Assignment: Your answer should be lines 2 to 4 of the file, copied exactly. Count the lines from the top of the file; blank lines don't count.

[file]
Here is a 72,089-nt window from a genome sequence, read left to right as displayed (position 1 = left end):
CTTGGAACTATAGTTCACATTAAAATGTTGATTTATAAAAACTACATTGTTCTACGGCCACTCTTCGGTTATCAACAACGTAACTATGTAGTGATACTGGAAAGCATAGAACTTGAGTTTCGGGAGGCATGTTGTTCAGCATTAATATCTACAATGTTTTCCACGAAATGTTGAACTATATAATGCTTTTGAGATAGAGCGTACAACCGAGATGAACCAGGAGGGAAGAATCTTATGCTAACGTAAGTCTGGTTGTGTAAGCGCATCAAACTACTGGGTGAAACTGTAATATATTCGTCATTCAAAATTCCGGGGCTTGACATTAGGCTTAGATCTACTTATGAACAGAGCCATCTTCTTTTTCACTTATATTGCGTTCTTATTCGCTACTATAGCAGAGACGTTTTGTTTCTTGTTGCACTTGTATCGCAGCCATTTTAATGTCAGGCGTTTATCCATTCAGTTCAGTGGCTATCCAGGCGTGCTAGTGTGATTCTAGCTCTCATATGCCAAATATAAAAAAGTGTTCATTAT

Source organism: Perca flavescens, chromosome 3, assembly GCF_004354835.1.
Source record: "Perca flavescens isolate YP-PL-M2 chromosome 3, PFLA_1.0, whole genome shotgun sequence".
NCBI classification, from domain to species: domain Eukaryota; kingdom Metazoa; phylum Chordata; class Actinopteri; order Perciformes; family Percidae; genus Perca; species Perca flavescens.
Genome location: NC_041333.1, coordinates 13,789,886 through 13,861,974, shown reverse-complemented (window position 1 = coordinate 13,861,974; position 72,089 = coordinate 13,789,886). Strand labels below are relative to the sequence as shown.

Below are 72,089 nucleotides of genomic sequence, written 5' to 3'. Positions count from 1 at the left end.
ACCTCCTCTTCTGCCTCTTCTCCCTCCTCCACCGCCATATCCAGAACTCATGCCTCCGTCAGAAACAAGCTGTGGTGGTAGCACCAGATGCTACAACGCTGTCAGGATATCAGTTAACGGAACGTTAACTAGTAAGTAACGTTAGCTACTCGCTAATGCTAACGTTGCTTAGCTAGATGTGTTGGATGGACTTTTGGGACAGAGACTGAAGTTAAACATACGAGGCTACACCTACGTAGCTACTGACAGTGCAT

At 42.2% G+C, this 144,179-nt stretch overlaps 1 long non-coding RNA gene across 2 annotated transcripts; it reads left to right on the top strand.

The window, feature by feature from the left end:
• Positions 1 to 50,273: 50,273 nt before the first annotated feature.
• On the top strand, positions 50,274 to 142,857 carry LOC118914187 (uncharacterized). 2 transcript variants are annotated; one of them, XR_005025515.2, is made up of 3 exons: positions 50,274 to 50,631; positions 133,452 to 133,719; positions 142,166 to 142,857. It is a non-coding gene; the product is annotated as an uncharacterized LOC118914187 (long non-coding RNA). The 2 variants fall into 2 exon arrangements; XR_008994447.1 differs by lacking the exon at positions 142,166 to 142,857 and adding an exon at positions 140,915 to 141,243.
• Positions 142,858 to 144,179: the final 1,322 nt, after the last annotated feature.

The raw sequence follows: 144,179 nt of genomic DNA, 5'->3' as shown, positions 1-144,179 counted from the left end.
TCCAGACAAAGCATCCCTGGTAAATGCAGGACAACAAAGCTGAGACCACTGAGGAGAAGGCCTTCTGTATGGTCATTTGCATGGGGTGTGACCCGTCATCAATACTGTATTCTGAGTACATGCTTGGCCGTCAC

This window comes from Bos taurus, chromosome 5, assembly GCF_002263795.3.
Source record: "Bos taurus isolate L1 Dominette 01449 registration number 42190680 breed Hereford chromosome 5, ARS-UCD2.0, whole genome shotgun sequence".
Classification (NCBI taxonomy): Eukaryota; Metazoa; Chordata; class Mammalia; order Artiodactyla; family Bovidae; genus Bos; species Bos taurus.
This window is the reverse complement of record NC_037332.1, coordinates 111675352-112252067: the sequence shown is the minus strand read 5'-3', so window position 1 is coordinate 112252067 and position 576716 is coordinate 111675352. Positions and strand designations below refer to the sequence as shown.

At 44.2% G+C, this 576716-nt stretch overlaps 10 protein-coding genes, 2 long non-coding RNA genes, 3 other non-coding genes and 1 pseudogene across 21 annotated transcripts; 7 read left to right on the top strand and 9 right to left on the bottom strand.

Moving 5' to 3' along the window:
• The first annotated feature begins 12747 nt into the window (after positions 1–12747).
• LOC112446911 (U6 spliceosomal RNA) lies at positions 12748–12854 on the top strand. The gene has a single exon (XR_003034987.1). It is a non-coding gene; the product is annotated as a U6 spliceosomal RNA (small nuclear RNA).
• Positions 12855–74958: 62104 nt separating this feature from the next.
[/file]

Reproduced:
CTTGGAACTATAGTTCACATTAAAATGTTGATTTATAAAAACTACATTGTTCTACGGCCACTCTTCGGTTATCAACAACGTAACTATGTAGTGATACTGGAAAGCATAGAACTTGAGTTTCGGGAGGCATGTTGTTCAGCATTAATATCTACAATGTTTTCCACGAAATGTTGAACTATATAATGCTTTTGAGATAGAGCGTACAACCGAGATGAACCAGGAGGGAAGAATCTTATGCTAACGTAAGTCTGGTTGTGTAAGCGCATCAAACTACTGGGTGAAACTGTAATATATTCGTCATTCAAAATTCCGGGGCTTGACATTAGGCTTAGATCTACTTATGAACAGAGCCATCTTCTTTTTCACTTATATTGCGTTCTTATTCGCTACTATAGCAGAGACGTTTTGTTTCTTGTTGCACTTGTATCGCAGCCATTTTAATGTCAGGCGTTTATCCATTCAGTTCAGTGGCTATCCAGGCGTGCTAGTGTGATTCTAGCTCTCATATGCCAAATATAAAAAAGTGTTCATTAT

Source organism: Perca flavescens, chromosome 3, assembly GCF_004354835.1.
Source record: "Perca flavescens isolate YP-PL-M2 chromosome 3, PFLA_1.0, whole genome shotgun sequence".